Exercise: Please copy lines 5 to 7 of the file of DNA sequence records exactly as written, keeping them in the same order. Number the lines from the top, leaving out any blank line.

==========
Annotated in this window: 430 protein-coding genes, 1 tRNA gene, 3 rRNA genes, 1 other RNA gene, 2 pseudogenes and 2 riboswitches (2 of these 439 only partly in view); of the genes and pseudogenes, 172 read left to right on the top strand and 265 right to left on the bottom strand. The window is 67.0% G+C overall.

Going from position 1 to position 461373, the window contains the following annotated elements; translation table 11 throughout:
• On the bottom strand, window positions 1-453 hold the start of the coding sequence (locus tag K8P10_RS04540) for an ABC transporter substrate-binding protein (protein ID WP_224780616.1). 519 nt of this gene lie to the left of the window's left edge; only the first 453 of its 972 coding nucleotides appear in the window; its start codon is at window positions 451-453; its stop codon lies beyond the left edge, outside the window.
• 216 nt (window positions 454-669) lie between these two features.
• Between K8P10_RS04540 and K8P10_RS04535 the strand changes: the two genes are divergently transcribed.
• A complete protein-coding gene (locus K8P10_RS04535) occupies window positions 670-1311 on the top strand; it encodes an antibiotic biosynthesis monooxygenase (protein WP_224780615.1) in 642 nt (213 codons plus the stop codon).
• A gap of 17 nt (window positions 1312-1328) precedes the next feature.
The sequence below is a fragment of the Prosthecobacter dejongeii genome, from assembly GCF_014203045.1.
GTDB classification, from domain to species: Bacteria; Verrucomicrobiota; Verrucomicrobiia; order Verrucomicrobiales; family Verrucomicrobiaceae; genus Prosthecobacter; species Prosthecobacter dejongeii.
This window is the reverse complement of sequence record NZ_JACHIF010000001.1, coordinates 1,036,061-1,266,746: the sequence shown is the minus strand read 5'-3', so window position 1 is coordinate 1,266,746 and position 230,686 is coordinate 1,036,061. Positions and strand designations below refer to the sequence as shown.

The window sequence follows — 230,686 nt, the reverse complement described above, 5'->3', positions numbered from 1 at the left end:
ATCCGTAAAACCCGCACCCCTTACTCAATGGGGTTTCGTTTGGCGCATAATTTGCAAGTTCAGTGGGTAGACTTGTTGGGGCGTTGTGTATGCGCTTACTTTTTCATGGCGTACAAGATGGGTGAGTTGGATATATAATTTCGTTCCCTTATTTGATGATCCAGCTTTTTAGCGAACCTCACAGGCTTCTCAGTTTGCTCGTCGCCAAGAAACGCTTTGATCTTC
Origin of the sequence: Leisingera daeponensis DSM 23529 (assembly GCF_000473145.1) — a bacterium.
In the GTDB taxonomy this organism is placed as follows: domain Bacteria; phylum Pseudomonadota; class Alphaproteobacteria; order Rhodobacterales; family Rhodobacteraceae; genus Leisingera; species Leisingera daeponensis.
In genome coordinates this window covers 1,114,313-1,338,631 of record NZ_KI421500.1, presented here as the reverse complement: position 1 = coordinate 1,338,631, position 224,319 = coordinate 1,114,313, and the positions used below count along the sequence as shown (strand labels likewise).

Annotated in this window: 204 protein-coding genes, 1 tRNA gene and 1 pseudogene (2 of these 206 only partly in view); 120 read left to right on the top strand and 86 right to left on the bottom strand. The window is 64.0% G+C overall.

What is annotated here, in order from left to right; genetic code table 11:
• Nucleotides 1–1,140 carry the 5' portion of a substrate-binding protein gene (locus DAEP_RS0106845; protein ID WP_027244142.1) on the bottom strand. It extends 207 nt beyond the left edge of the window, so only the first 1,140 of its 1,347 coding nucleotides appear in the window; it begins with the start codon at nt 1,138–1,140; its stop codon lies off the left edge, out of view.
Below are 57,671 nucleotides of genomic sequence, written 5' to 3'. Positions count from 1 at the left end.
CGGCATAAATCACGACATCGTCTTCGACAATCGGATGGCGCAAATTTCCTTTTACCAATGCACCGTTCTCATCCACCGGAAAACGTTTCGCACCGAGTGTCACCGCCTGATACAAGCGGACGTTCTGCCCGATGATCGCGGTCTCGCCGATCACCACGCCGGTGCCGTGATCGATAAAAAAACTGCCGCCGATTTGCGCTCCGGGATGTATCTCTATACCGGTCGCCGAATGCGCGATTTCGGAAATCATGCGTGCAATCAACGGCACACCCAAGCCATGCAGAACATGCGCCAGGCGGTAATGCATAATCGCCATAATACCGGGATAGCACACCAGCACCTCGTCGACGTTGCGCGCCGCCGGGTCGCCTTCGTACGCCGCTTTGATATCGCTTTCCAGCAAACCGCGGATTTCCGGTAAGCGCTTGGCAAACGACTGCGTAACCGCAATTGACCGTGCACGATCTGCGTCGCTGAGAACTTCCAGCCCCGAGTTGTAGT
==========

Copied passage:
• Between K8P10_RS04540 and K8P10_RS04535 the strand changes: the two genes are divergently transcribed.
• A complete protein-coding gene (locus K8P10_RS04535) occupies window positions 670-1311 on the top strand; it encodes an antibiotic biosynthesis monooxygenase (protein WP_224780615.1) in 642 nt (213 codons plus the stop codon).
• A gap of 17 nt (window positions 1312-1328) precedes the next feature.